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Can I use a tap and die set to change screw threads? I'm having difficulty finding the right size of screws for my project, and wish to manufacture my own. Can any type of screws / bolts be used with a tap and die kit in this manner, or do they have to be made of a specific material?

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  • P.S. Please tag this tap-and-die.
    – leeand00
    Commented Mar 23, 2015 at 16:13
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    Please try to be clearer about what you are actually doing or trying to do.
    – Ecnerwal
    Commented Mar 23, 2015 at 16:19
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    Utterly the wrong approach, as @FreeMan has answered. I know darn well what a tap and die set is, I just found your intended misuse baffling. Now clarified, but still baffling.
    – Ecnerwal
    Commented Mar 23, 2015 at 16:34
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    Metric screws are dead easy to come by. The local hardware store has a metric section if you want one or two (based on literally every local hardware store in my USA area) and if yours does not or you want to save a bit by bulk purchase, McMaster (or many other vendors) will have them shipped to you (you may need to buy 100 at once, but that's the cost-efficient way to do it anyway.)
    – Ecnerwal
    Commented Mar 23, 2015 at 20:21
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    As for the question of "correct usage" to put threads where there were no threads (on a precisely sized bit of stock, for a die) (in a precisely sized hole, for a tap) or to repair threads that exist, are the same size and pitch as the tap or die, but which have some damage that the tap or die can cut away to restore function (but not full strength, as part of the thread will be missing).
    – Ecnerwal
    Commented Mar 23, 2015 at 20:36

2 Answers 2

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If you're trying to completely change the treading on a nut or bolt with a tap and die, I don't think that's going to work very well. You may be able to get a new thread pitch, but it will be interleaved with the existing one, and all you'd be doing is weakening the thread material.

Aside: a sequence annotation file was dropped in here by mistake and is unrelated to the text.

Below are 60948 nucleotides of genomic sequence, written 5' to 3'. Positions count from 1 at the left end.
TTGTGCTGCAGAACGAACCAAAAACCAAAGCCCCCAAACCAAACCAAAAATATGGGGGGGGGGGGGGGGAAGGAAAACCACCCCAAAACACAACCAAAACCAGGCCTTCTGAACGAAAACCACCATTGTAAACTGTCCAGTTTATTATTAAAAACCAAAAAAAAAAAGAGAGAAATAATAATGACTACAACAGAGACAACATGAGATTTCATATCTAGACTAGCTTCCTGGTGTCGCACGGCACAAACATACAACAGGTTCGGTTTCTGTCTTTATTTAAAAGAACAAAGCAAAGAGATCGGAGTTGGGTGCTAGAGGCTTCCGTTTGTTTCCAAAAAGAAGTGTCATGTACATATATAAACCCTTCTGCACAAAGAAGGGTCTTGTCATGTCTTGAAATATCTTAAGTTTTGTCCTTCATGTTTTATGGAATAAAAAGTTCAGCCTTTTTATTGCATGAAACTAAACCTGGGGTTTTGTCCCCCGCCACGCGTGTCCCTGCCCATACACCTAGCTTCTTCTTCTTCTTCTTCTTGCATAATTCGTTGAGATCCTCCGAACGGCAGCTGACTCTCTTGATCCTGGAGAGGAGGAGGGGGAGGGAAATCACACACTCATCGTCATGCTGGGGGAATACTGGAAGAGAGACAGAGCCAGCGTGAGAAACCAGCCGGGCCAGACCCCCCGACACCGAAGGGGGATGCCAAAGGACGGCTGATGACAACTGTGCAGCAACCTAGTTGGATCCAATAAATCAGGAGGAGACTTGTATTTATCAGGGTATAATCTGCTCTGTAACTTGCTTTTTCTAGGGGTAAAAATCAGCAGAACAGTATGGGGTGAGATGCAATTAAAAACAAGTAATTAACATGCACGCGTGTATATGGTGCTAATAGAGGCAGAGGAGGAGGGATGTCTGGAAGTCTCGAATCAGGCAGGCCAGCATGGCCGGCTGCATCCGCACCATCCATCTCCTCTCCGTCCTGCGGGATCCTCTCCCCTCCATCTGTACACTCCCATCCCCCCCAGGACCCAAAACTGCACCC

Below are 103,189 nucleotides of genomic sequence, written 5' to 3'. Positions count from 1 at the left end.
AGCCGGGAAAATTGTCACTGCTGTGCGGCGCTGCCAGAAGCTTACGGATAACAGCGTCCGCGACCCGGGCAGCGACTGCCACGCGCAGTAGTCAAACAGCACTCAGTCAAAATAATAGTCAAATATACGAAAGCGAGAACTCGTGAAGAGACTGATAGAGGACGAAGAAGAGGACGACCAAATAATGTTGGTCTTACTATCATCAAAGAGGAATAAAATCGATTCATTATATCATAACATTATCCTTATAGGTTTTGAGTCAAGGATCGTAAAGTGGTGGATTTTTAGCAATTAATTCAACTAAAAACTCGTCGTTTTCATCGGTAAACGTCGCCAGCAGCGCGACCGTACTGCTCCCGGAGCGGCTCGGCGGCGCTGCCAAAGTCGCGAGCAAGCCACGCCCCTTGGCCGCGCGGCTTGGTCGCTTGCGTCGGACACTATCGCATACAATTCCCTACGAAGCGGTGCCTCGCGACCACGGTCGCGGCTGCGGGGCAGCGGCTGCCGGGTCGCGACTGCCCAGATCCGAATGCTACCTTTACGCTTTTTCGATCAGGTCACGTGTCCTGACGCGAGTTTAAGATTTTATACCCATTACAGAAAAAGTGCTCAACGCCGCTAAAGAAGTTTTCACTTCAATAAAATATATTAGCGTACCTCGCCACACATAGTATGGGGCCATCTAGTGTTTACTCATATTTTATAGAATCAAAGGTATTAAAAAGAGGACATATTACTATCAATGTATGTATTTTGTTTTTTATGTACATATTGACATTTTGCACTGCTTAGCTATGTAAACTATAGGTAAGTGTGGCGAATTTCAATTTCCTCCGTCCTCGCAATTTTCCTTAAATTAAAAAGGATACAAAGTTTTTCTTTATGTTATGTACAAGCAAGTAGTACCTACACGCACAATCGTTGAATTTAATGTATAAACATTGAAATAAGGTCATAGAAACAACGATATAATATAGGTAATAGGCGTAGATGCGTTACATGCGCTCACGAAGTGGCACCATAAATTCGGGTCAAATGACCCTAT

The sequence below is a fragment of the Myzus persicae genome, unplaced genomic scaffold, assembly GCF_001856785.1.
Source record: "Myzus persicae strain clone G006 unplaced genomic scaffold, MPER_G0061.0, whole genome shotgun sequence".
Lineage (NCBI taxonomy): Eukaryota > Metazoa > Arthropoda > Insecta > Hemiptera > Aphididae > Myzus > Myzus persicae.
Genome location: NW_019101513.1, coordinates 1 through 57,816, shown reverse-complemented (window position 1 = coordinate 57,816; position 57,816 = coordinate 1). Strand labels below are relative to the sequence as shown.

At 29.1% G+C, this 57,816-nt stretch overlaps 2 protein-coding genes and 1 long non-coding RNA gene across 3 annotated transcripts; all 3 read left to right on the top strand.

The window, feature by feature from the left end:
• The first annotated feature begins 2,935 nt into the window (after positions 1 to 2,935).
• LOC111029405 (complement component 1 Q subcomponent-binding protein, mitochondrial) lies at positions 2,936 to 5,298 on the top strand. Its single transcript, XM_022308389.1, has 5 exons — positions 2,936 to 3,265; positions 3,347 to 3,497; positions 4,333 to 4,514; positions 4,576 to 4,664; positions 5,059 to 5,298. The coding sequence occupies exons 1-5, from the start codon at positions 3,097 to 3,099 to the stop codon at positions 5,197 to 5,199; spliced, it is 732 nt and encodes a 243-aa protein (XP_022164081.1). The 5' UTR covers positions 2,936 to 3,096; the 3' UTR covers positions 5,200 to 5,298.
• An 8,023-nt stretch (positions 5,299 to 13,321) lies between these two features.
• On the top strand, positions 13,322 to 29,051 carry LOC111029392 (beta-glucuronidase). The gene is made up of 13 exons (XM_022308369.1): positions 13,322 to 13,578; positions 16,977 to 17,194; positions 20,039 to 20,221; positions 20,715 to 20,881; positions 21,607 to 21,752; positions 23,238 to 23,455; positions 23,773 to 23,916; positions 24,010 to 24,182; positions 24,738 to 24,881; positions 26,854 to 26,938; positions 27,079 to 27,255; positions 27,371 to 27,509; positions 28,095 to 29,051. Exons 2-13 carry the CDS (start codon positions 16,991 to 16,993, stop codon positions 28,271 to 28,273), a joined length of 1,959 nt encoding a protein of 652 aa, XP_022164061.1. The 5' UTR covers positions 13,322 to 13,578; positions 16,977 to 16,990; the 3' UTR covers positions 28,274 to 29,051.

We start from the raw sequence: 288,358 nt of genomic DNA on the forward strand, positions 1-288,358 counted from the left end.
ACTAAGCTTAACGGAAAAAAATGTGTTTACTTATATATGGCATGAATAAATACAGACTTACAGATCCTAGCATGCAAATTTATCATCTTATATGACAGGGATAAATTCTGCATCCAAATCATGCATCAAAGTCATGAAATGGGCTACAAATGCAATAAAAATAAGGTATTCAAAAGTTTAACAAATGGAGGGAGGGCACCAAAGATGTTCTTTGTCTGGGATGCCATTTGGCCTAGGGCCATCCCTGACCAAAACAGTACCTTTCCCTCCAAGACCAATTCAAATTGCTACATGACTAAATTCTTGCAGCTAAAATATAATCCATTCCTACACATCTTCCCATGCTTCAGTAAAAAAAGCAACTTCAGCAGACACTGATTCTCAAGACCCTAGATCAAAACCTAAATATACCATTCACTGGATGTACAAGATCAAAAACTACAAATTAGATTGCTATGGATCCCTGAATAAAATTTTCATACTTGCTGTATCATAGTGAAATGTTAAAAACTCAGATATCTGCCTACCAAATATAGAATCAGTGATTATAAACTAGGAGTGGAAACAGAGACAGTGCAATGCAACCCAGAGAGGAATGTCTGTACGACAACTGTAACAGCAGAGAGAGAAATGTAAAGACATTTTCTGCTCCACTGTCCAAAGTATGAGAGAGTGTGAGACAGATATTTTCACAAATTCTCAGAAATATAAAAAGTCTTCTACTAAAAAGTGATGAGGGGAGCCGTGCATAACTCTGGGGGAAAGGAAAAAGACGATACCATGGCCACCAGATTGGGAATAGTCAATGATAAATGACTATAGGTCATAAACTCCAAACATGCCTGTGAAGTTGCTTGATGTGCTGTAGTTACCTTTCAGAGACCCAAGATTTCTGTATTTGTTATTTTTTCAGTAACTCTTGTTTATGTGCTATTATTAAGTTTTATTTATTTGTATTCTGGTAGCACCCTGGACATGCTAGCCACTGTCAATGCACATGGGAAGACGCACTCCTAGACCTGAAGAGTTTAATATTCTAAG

If you need to simply fix some mangled threads, then have at.

If you're looking to cut your own bolt threads, you will probably want to start with unthreaded rod. Although, as Cathode mentioned in the comments, if you have hardened steel rods, you're in for a lot of frustration and not much success.

I suppose you could chuck the bolt into a lathe and carefully (very carefully) slice the existing threads off to give you an unthreaded rod with with a nice bolt head, but then you'd have to grab a box of nuts of sufficiently small size that once you ground the threads out of the inside the resulting diameter would match up with your newly "skinified" bolt stock & you could rethread those.

All in all, I'd head to the local big-box and grab a box of what you need for your current project. You'll have some spares for the next project, and will, eventually have a few dozen of everything lying around that you can't find.

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    It should be mentioned that the grade of steel is going to determine success or failure. Trying to re-thread a grade 8 steel bolt will be an exercise in frustration.
    – William S.
    Commented Mar 23, 2015 at 16:59
  • Valid point, @cathode, answer updated to include that.
    – FreeMan
    Commented Mar 23, 2015 at 17:06
  • Plus Grade 8 bolts usually have roll formed threads to prevent stress risers. Cut threads can leave the thread root susceptible to fatigue fracture. Commented Mar 24, 2015 at 0:49
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I'm a gunsmith. The issue for me is on older guns that had some non-standard (by today) TPI count (e.g 1/4 - 24) Today it's usually 20 TPI for coarse or 28 for fine. I didn't want to have to weld a hex top to drill bar. So now I keep on hand 1/4 bolts with long unthreaded shanks and cut the threaded end off and make custom bolts (surprisingly it's not hard to get the dies you need). Sometimes the obvious solution stares you in the face.

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